There's a border somewhere in the vast no-man's land of jungles and rivers between Venezuela and Guyana, but for more than a century the two countries have not been able to agree where it is.

The dispute flares up periodically whenever there's something at stake. Only now it's extending out into the ocean.

That's where Exxon Mobil Corp., drilling with a license from Guyana, said it made a significant petroleum discovery last month, 120 miles offshore in an area known as the Stabroek Block.

Venezuela, which has the world's largest proven petroleum reserves, promptly reasserted its claim on the area, in the form of a May 27 territorial decree by President Nicolas Maduro, whose government is in the throes of a deep financial crisis.

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The decree rests on Venezuela's long-standing claim to the disputed area on shore, which is equal to roughly two-thirds of Guyana-controlled territory. It encompasses the resource-rich forests and savannas west of the Essequibo River, the largest waterway between South America's mighty Amazon and Orinoco rivers.

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Maduro's decree essentially projects Venezuela's claim out into the Atlantic Ocean, calling the area an "operational zone for maritime defense."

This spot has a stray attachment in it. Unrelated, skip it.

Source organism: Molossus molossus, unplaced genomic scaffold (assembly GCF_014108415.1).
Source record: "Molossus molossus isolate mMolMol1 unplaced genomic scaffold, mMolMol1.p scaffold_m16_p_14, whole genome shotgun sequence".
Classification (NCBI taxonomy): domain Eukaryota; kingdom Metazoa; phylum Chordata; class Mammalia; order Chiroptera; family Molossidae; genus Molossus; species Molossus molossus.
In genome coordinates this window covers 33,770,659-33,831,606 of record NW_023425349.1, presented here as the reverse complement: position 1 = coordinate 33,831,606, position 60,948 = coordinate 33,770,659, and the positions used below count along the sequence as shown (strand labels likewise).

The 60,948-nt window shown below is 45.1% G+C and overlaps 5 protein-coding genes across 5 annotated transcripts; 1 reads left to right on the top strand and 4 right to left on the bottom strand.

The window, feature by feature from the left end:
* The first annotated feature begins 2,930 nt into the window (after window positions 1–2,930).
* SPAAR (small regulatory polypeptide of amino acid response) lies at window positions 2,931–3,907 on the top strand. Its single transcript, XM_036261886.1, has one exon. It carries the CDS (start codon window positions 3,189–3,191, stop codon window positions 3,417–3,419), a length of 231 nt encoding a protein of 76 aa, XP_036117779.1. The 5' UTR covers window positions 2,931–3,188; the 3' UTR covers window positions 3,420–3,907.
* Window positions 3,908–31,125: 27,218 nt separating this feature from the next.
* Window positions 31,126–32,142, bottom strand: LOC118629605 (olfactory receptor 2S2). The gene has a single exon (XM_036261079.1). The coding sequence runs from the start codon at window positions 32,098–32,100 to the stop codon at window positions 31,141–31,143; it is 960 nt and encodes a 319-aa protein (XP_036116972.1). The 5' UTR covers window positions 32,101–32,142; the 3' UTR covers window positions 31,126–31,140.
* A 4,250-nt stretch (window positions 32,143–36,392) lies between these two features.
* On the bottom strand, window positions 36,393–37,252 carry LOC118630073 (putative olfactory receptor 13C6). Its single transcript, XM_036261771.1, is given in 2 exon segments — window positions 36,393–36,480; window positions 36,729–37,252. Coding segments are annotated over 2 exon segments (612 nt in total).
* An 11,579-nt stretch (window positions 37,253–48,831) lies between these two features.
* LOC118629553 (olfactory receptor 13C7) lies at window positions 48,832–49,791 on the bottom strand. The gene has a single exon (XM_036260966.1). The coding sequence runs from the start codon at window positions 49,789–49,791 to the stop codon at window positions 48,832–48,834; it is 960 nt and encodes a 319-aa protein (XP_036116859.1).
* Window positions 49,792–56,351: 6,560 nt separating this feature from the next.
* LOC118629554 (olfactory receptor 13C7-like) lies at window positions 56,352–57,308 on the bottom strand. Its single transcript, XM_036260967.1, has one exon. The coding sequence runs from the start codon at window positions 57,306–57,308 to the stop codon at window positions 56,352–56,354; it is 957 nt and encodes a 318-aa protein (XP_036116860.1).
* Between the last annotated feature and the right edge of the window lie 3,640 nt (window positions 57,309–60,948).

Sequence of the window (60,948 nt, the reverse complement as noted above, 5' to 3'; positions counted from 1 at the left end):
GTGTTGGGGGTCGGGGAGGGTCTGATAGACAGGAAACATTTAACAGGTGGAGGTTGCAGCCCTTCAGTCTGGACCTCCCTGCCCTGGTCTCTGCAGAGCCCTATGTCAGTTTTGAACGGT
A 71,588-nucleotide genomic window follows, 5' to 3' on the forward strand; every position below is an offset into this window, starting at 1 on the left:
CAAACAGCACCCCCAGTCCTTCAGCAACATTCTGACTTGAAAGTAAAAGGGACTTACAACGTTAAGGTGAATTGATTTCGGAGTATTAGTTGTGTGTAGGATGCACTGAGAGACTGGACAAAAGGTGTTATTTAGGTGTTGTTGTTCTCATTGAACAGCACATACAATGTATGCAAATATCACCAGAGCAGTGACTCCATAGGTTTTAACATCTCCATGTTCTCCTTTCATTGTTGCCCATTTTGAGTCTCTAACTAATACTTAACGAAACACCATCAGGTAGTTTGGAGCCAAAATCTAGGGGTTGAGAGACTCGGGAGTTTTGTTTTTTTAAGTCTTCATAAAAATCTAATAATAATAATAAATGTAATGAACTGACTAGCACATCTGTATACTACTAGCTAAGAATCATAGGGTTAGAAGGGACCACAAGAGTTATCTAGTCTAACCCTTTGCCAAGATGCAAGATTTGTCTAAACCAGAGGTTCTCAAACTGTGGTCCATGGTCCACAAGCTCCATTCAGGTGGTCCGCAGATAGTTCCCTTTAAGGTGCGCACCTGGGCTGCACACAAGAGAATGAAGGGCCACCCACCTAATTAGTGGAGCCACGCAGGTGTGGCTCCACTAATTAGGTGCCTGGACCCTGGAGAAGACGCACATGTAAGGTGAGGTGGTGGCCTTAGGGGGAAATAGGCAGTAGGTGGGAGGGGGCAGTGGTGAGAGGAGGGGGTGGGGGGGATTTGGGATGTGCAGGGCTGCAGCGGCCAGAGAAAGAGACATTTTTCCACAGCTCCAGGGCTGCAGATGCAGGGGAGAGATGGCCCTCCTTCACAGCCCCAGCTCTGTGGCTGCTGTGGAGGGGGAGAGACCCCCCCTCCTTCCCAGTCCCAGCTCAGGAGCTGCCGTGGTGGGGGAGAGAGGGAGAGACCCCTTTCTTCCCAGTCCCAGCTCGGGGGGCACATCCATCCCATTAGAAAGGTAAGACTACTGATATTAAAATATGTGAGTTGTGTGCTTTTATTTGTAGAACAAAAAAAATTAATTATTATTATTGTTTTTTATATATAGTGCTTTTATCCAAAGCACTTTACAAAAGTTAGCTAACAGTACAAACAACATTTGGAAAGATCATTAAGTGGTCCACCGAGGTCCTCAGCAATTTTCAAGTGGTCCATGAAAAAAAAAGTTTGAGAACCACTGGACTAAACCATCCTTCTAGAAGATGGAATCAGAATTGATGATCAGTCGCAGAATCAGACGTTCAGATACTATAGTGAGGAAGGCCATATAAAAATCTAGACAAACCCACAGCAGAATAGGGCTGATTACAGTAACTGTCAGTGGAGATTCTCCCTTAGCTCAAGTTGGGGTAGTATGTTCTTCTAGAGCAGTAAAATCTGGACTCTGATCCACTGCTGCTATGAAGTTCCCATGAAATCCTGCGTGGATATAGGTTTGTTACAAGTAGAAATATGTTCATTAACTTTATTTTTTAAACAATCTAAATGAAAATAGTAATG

On Monday, the clash intensified when the government of newly elected President David Granger issued a statement calling Venezuela's claim a "threat to regional peace and security" and a "flagrant violation of international law."

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Guyana's Foreign Ministry warned that any attempt by Venezuela to enforce its claim would be "vigorously resisted."

"It is international law that must reign supreme and not the ambitions of a larger State which wishes to trample upon the rights of a smaller country in order to obstruct the sovereign right of Guyana to develop its natural resources," the statement said.

The border disagreement between the two countries stretches back to an 1899 court ruling. At the time, the United States backed Venezuela's claims against Guyana, a former British colony. Venezuela disavowed the ruling in 1962 and has challenged its validity ever since.

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Before his death in 2013, the late Venezuela leader Hugo Chavez alleviated the standoff with shipments of subsidized oil to Guyana's left-leaning government.

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But the election of Granger, a former army general, unseated Guyana's long-ruling People's Progressive Party and has also shaken up relations with Venezuela, which gets 96 percent of its export earnings from oil.

Venezuela's Foreign Ministry has not tried to interfere with Exxon Mobil's operations in the area, but it has repeatedly warned the company that it does not recognize the drilling license issued by the Guyanese government.

In 2013, Venezuela's navy detained a ship and drilling crew working for Texas-based Anadarko Petroleum Corp. in another disputed offshore area.

Venezuela and Exxon Mobil have a long-standing dispute of their own. Last year, an international arbitration court ruled that Caracas owes the company $1.6 billion in compensation for properties nationalized by Chavez in 2007.

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